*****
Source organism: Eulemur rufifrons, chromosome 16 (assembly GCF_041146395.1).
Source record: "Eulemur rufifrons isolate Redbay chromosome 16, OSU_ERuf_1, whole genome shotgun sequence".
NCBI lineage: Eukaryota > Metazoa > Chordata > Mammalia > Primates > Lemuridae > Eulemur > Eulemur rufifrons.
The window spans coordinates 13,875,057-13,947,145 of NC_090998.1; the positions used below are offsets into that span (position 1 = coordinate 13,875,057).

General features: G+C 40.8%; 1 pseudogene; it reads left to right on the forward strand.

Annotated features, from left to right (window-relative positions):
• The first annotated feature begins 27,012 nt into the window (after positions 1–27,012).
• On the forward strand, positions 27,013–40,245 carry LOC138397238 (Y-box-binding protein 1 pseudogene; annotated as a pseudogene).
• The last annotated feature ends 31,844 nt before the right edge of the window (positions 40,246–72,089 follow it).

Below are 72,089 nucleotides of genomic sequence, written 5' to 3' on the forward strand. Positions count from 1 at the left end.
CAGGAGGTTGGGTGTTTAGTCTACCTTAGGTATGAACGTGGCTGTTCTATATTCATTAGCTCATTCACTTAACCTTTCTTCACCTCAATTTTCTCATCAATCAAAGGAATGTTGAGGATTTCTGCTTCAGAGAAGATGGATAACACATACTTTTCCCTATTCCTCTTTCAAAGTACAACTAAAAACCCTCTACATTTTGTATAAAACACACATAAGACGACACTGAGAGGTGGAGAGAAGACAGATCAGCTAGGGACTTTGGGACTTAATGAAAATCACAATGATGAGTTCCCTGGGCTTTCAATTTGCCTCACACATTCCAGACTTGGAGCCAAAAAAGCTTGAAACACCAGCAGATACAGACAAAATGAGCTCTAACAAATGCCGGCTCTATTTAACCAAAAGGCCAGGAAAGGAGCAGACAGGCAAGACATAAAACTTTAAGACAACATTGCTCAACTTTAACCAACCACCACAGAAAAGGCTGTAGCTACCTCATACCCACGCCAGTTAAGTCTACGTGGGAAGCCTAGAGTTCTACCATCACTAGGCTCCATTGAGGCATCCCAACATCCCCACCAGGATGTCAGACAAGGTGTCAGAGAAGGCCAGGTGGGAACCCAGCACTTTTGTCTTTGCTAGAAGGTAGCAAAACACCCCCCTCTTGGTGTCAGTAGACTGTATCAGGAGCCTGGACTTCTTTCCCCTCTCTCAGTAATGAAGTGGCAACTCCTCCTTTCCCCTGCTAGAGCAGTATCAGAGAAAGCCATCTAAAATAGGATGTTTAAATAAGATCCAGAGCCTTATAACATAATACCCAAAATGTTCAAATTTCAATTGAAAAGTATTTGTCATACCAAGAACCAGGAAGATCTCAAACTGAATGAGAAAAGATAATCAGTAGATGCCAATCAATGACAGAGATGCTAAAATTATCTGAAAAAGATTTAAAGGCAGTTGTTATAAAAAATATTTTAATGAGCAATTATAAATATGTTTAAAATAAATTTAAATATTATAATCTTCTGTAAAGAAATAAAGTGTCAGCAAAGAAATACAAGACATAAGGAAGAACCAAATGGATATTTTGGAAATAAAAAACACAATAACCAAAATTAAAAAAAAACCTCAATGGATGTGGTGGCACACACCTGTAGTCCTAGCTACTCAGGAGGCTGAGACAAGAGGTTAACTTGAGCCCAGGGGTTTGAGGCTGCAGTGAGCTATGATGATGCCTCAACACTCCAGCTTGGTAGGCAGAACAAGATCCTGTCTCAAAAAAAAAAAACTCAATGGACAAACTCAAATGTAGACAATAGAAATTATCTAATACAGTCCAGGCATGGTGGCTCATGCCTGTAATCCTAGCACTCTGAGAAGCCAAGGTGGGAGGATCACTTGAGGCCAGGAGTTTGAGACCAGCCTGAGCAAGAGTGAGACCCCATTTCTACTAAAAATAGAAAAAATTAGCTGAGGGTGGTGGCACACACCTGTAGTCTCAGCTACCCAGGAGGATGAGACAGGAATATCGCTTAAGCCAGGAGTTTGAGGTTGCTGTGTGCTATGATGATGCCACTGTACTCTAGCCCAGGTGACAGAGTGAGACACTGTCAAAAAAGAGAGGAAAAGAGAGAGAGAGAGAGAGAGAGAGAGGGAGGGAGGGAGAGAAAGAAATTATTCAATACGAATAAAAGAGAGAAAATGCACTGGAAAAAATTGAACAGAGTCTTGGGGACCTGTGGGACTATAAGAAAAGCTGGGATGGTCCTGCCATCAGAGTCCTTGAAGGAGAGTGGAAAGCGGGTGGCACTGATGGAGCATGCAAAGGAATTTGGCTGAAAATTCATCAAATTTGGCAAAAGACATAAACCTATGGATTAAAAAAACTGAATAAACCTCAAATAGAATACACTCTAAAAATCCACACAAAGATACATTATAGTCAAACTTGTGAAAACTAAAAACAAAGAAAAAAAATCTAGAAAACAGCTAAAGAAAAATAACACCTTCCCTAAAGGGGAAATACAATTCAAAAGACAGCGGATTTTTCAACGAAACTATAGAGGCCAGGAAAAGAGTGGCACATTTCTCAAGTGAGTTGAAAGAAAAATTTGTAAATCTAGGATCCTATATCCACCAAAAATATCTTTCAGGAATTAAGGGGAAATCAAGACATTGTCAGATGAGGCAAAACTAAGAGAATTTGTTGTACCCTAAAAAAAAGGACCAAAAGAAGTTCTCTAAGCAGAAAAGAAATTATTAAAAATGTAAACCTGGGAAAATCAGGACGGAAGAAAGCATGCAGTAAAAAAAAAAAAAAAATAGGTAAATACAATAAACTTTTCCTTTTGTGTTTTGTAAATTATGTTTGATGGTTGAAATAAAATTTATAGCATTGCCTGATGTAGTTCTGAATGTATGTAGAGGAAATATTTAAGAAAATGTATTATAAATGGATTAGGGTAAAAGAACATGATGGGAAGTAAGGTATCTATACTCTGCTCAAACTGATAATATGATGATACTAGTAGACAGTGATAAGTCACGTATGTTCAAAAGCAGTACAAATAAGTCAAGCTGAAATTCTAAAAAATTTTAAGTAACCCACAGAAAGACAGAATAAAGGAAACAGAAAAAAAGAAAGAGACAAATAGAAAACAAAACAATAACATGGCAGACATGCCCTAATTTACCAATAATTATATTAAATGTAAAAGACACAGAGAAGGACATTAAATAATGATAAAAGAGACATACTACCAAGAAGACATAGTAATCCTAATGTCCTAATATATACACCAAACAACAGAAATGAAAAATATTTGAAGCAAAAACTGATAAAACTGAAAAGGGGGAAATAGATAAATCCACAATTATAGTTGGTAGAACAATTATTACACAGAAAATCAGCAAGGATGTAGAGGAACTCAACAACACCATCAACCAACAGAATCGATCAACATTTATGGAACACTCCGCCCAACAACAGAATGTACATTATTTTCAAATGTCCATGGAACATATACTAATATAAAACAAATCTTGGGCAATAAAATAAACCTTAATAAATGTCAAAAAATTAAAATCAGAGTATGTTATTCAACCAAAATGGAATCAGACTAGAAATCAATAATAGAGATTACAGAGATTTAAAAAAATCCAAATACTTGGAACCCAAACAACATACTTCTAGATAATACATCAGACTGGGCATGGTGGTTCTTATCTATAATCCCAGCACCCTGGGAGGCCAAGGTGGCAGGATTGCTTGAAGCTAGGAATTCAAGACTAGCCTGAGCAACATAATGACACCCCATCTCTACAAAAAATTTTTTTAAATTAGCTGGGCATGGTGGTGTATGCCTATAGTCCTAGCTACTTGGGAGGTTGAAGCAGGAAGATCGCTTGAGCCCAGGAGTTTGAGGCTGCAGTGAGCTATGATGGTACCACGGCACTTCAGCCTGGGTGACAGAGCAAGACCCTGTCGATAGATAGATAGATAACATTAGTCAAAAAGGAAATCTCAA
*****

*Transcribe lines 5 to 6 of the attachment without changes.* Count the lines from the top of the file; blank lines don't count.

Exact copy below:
General features: G+C 40.8%; 1 pseudogene; it reads left to right on the forward strand.

Annotated features, from left to right (window-relative positions):